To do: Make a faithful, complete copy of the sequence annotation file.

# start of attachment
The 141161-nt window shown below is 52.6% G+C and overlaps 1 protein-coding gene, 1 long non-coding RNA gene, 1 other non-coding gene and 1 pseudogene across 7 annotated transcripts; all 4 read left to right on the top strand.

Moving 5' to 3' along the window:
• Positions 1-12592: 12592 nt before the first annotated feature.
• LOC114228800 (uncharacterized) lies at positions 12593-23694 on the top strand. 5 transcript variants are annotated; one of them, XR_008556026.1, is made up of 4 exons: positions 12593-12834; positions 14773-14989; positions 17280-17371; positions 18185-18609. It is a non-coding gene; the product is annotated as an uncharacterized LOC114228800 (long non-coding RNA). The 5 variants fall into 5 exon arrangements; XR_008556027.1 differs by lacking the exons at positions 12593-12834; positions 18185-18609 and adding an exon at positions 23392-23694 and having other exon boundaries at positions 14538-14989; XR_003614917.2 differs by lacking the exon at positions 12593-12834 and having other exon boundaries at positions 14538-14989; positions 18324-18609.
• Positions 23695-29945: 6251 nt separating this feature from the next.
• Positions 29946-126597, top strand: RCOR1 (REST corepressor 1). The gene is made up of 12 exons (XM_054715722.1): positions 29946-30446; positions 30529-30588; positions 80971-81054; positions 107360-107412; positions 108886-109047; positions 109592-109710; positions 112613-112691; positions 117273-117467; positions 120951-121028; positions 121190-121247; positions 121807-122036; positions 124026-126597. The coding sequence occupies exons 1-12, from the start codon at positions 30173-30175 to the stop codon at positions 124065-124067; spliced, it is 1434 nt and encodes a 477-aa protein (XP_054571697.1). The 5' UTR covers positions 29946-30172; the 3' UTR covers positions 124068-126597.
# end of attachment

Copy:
The 141161-nt window shown below is 52.6% G+C and overlaps 1 protein-coding gene, 1 long non-coding RNA gene, 1 other non-coding gene and 1 pseudogene across 7 annotated transcripts; all 4 read left to right on the top strand.

Moving 5' to 3' along the window:
• Positions 1-12592: 12592 nt before the first annotated feature.
• LOC114228800 (uncharacterized) lies at positions 12593-23694 on the top strand. 5 transcript variants are annotated; one of them, XR_008556026.1, is made up of 4 exons: positions 12593-12834; positions 14773-14989; positions 17280-17371; positions 18185-18609. It is a non-coding gene; the product is annotated as an uncharacterized LOC114228800 (long non-coding RNA). The 5 variants fall into 5 exon arrangements; XR_008556027.1 differs by lacking the exons at positions 12593-12834; positions 18185-18609 and adding an exon at positions 23392-23694 and having other exon boundaries at positions 14538-14989; XR_003614917.2 differs by lacking the exon at positions 12593-12834 and having other exon boundaries at positions 14538-14989; positions 18324-18609.
• Positions 23695-29945: 6251 nt separating this feature from the next.
• Positions 29946-126597, top strand: RCOR1 (REST corepressor 1). The gene is made up of 12 exons (XM_054715722.1): positions 29946-30446; positions 30529-30588; positions 80971-81054; positions 107360-107412; positions 108886-109047; positions 109592-109710; positions 112613-112691; positions 117273-117467; positions 120951-121028; positions 121190-121247; positions 121807-122036; positions 124026-126597. The coding sequence occupies exons 1-12, from the start codon at positions 30173-30175 to the stop codon at positions 124065-124067; spliced, it is 1434 nt and encodes a 477-aa protein (XP_054571697.1). The 5' UTR covers positions 29946-30172; the 3' UTR covers positions 124068-126597.